Popularity of Platform Tennis Soars Amid COVID-19

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The platform tennis courts and paddle hut at Waveny. Credit: Michael Dinan

Municipal officials say they’ve seen a steep increase this fall and winter in the number of people playing platform or “paddle” tennis on New Canaan’s town-owned courts at Waveny Park.

Revenues generated through selling permits and guest passes for the outdoor sport already have surpassed $70,000 for the paddle tennis season that started in early-October, compared to anticipated revenues of about $46,000, according to Recreation Director Steve Benko.

In the past two paddle seasons, which run through mid-April, the town has taken in a total of about $56,000 (fiscal year 2020) and $46,000 (fiscal year 2019) in revenues, Benko told members of the Board of Finance Park & Recreation Budget Subcommittee during a regular meeting Monday.

“Paddle is going crazy,” he said during the meeting, held via videoconference. 

“We’ve had an outstanding year so far in paddle tennis. Our revenues are way up in paddle. People are playing in a COVID year, it’s amazing. People want to be outside.”

The comments came as Benko discussed the Recreation Department’s proposed spending plan for fiscal year 2022 with Subcommittee members Amy Murphy Carroll, Michael Chen and Tom Schulte in advance of Thursday’s regular meeting before the full finance board. 

Benko noted during the meeting that the town is seeing strong interest in court use and reservations, as well as clinics and lessons for another outdoor sport, tennis, at Mead Park and New Canaan High School. The Subcommittee members urged Benko to bring hard numbers about the rising popularity of both sports, and other programs from the Recreation Department, to the budget hearing this week. 

Town funding bodies would be eager to fund the expansion of popular programs that benefit residents—particularly those that pay for themselves—and improvement of associated facilities.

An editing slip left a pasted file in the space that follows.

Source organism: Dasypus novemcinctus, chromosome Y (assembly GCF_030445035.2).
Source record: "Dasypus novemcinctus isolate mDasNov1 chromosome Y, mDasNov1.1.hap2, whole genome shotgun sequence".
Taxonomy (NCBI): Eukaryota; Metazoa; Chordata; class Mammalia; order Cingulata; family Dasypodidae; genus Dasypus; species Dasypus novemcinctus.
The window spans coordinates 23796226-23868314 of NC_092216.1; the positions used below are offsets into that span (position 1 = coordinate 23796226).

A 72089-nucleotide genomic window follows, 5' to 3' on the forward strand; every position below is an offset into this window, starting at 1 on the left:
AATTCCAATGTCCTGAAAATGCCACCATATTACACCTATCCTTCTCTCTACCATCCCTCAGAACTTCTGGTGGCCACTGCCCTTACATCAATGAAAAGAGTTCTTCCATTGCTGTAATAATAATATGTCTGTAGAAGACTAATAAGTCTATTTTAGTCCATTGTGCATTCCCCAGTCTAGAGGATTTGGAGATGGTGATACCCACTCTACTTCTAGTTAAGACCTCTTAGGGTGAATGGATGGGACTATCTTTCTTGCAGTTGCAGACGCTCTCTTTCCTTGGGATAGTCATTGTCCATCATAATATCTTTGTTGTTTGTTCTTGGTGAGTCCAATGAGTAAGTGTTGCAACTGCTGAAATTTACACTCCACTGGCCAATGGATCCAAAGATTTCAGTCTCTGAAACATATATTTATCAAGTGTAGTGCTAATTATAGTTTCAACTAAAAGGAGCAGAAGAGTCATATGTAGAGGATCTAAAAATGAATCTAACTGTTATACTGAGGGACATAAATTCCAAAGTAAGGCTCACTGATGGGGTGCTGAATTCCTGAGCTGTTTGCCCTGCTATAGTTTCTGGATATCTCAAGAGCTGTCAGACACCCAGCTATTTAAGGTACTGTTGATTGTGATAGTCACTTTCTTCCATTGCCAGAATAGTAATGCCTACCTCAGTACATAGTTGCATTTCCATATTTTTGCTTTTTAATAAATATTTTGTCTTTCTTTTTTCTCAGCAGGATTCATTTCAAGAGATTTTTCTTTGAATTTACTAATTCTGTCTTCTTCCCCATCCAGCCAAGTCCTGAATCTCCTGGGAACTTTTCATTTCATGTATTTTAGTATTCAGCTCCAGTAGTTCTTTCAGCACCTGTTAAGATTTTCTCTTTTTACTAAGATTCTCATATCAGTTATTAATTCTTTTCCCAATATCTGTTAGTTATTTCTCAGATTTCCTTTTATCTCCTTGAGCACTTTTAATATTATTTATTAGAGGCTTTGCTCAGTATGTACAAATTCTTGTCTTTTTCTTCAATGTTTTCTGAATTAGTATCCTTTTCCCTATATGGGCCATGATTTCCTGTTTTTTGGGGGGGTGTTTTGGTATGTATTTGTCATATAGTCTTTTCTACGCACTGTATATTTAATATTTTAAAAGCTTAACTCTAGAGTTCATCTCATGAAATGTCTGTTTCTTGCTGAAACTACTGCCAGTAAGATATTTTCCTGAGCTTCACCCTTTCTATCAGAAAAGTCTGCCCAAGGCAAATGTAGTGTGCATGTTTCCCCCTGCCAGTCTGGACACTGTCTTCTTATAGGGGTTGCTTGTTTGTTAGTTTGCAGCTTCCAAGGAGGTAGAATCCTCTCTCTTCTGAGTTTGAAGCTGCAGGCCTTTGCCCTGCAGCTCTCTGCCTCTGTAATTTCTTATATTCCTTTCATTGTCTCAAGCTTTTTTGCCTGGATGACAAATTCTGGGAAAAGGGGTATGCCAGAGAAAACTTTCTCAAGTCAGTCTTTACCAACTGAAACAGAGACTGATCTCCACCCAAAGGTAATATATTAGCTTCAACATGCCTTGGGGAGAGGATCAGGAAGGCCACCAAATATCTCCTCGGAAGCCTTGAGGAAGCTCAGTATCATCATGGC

“I think it’s a great opportunity for you to profile what the Rec Department does and how it provides services,” Murphy Carroll told Benko of Thursday’s full finance board meeting.

Chen said there are “huge opportunities for additional revenue with paddle.”

He said that paddle-only clubs outside of New Canaan cost $500 to $900 to join (the town charges residents up to $140 for a season pass, and the guest fee is $10 per hour per guest).

“We charge such a low price for playing paddle, I think people would pay more under one circumstance,” he said.

Rather than limiting use of the stone-clad paddle hut to when an attendant is on-site, Chen suggested the town “invest in security cameras.”

“You pay for security cameras so you can see who goes in and out of the hut, give a combination—this is what other clubs do—give a combination for the members to use it, and they use it whenever they want,” he said. “They have a membership and it costs double—let’s say $200 instead of $100. You could pay for the security cameras, you could make the members much happier because they could use it any time of day. There doesn’t have to be an attendant there. It’s a win-win and you could make more money from the club. Because that’s what other clubs do.”

Benko responded that Chen was referring to private clubs, “which are different” from the Waveny paddle hut and courts.

“We are in a public park, where you’ve people all over the place coming in,” Benko said. 

He added that the attendant is on site from the morning through early afternoon and then off for a few hours until 5 p.m.

Yet “you don’t have it all year round, Steve,” Chen responded.

“People play paddle all year round now,” he said. “You only have it in the fall, it shuts down.”

Chen suggested that New Canaan offer a year-round permit. 

Murphy Carroll noted that New Canaan residents contributed to the rebuilding of the paddle hut “so we should get it open for people.”